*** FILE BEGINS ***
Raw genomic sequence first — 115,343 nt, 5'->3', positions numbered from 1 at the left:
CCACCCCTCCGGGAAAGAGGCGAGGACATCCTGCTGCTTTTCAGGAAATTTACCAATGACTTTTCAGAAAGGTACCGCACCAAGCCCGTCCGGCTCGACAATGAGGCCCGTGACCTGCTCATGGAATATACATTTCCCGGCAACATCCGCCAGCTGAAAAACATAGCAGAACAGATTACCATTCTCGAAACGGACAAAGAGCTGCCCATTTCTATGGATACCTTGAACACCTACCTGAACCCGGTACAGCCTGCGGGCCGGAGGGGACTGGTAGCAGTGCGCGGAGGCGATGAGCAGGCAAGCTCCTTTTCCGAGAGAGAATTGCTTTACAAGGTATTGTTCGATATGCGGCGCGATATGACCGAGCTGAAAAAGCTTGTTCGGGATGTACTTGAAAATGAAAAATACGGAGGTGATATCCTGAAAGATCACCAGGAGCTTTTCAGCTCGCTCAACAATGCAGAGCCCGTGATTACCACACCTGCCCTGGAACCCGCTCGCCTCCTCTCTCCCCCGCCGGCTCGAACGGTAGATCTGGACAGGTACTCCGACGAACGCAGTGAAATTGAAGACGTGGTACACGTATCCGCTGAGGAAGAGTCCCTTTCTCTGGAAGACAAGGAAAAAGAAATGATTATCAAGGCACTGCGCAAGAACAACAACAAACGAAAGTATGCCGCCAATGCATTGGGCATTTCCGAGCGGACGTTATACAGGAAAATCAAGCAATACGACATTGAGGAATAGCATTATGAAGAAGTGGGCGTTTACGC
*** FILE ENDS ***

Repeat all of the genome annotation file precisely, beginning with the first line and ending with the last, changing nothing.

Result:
Raw genomic sequence first — 115,343 nt, 5'->3', positions numbered from 1 at the left:
CCACCCCTCCGGGAAAGAGGCGAGGACATCCTGCTGCTTTTCAGGAAATTTACCAATGACTTTTCAGAAAGGTACCGCACCAAGCCCGTCCGGCTCGACAATGAGGCCCGTGACCTGCTCATGGAATATACATTTCCCGGCAACATCCGCCAGCTGAAAAACATAGCAGAACAGATTACCATTCTCGAAACGGACAAAGAGCTGCCCATTTCTATGGATACCTTGAACACCTACCTGAACCCGGTACAGCCTGCGGGCCGGAGGGGACTGGTAGCAGTGCGCGGAGGCGATGAGCAGGCAAGCTCCTTTTCCGAGAGAGAATTGCTTTACAAGGTATTGTTCGATATGCGGCGCGATATGACCGAGCTGAAAAAGCTTGTTCGGGATGTACTTGAAAATGAAAAATACGGAGGTGATATCCTGAAAGATCACCAGGAGCTTTTCAGCTCGCTCAACAATGCAGAGCCCGTGATTACCACACCTGCCCTGGAACCCGCTCGCCTCCTCTCTCCCCCGCCGGCTCGAACGGTAGATCTGGACAGGTACTCCGACGAACGCAGTGAAATTGAAGACGTGGTACACGTATCCGCTGAGGAAGAGTCCCTTTCTCTGGAAGACAAGGAAAAAGAAATGATTATCAAGGCACTGCGCAAGAACAACAACAAACGAAAGTATGCCGCCAATGCATTGGGCATTTCCGAGCGGACGTTATACAGGAAAATCAAGCAATACGACATTGAGGAATAGCATTATGAAGAAGTGGGCGTTTACGC